“Bloody Hill” Pinot Noir is very fine with excellent varietal flavours with soft tannins and a long finish. The vines are planted 3000 to the hectare for this wine but there is a part of the vineyard where the planting is at 6000 and from these vines he produces his “Close Planted” Pinot Noir, which has that extra bit of concentration in the wine. The “Doktor” Pinot Noir is made from the close planted vines but here the selection is 100% whole bunch, which, while certainly austere in its youth, will repay long cellaring.
His Syrah, also with 100% whole bunch fermentation, displays the essential tarryness of the grape, corpulent without being over-blowsy with firm, but gentle tannins.
“Bloody Hill” Pinot Noir ★★★★ £F
“Close Planted” Pinot Noir ★★★★✩ £F
“Doktor” Pinot Noir ★★★★✩ £F
Syrah ★★★★ £F
A close neighbour in the Yarra Valley is Luke Lambert, whose single vineyard wines are made from handpicked fruit, wild yeast fermented and with no temperature control, fining or filtration. Luke sources his fruit from vineyards that give a true expression of the terroir and the result is that the wines reflect that expression together with vibrant juicy fruit and true varietal flavours.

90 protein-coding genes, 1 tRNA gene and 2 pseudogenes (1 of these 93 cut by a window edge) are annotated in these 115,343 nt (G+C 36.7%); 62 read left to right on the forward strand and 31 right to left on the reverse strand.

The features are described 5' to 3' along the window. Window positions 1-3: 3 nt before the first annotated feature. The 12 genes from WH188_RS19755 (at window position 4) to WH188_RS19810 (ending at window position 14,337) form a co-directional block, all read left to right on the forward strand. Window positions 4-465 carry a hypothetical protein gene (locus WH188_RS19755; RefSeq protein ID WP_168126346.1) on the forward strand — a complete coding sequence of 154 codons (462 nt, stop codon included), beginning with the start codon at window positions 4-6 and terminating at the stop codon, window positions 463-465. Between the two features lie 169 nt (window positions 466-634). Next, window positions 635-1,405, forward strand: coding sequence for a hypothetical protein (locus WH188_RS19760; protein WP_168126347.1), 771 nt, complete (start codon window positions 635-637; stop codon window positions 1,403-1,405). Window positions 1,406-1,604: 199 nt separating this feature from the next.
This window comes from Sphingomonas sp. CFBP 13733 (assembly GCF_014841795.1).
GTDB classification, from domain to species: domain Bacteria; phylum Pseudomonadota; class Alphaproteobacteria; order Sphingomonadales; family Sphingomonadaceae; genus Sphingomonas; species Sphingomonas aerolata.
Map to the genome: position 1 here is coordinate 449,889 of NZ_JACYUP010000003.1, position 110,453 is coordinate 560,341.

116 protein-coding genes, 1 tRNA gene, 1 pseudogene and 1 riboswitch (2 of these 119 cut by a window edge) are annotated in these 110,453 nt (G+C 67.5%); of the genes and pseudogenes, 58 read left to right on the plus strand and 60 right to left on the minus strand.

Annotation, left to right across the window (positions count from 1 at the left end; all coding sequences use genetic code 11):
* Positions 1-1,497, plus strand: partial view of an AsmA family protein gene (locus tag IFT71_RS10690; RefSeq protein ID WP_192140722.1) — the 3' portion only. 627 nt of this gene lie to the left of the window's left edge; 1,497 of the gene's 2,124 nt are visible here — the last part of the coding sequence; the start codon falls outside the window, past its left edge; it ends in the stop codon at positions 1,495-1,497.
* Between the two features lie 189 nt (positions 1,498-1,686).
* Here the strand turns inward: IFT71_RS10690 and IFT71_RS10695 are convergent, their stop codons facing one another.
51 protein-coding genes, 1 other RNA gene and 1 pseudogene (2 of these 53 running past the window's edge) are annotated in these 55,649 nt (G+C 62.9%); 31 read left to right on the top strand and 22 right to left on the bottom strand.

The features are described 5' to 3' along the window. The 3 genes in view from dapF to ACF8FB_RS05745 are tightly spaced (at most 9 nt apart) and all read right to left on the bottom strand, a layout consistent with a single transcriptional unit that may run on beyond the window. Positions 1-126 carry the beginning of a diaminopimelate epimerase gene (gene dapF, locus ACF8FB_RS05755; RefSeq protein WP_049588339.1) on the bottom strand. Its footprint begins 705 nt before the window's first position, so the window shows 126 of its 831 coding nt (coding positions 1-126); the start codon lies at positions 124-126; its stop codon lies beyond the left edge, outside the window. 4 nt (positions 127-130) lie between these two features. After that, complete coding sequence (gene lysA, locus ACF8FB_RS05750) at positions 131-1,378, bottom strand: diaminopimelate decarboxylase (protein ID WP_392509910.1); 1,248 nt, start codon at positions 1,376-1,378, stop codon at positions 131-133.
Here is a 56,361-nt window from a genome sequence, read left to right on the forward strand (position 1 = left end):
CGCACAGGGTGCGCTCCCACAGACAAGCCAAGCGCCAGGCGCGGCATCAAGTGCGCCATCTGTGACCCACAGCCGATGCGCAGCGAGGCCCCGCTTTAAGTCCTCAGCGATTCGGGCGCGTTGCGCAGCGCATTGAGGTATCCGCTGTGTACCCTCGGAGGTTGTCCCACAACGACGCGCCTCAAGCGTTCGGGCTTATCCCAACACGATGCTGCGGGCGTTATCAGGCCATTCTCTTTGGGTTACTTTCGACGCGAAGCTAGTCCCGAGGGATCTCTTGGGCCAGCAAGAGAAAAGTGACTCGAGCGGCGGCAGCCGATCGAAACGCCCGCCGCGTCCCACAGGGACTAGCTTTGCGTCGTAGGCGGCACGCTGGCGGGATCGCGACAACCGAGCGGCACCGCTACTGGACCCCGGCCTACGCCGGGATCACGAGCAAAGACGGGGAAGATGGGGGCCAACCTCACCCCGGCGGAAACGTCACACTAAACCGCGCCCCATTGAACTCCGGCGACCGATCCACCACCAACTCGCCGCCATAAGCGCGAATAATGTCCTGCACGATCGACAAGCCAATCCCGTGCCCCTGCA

“LL” Chardonnay is juicy with good balance between the fruit and the acidity if perhaps lacking just a little bit of complexity. “Crudo” Shiraz, on the other hand, combines this juicy fruit, coupled with the tarryness of the grape and a judicious use of oak. “LL” Syrah (why one is called Shiraz and the other Syrah is something I haven’t been able to fathom out) has that extra bit of complexity and a great deal of persistence on the finish. Whilst they are all approachable now, long cellaring will be additionally rewarding. Prices are very reasonable for the quality.
“LL” Chardonnay ★★★✩ £D
“Crudo” Shiraz ★★★★ £D
“LL” Syrah ★★★★✩ £E
Perhaps the most boutique of the wineries is the one-third of a hectare owned by Fraser McKinley in the Barossa Valley and dedicated to organically produced Syrah. He does, however, farm some other small vineyards, but nevertheless his total production is very small. He makes a number of different bottlings almost, as it seems, on a whim. They go under the label of Sami-Odi, which is apparently named after a Turkish boat and an Italian book. Quantities of each wine are tiny, just a few hundred bottles of each, but there is no doubt about the high quality of the wines made by this dedicated winemaker. “Little Wine” is a series of bottlings of mixed vintages and the recent offering, #5, is full and fruity, with a wonderful soft mouthfeel and good balance between the fruit and acidity. Syrah “XIV” is the latest (2014) vintage of his top cuvée, displaying real finesse, balance, complexity and true varietal flavours.
“Little Wine #5” Syrah ★★★★ £F
Syrah XIV ★★★★✩ £G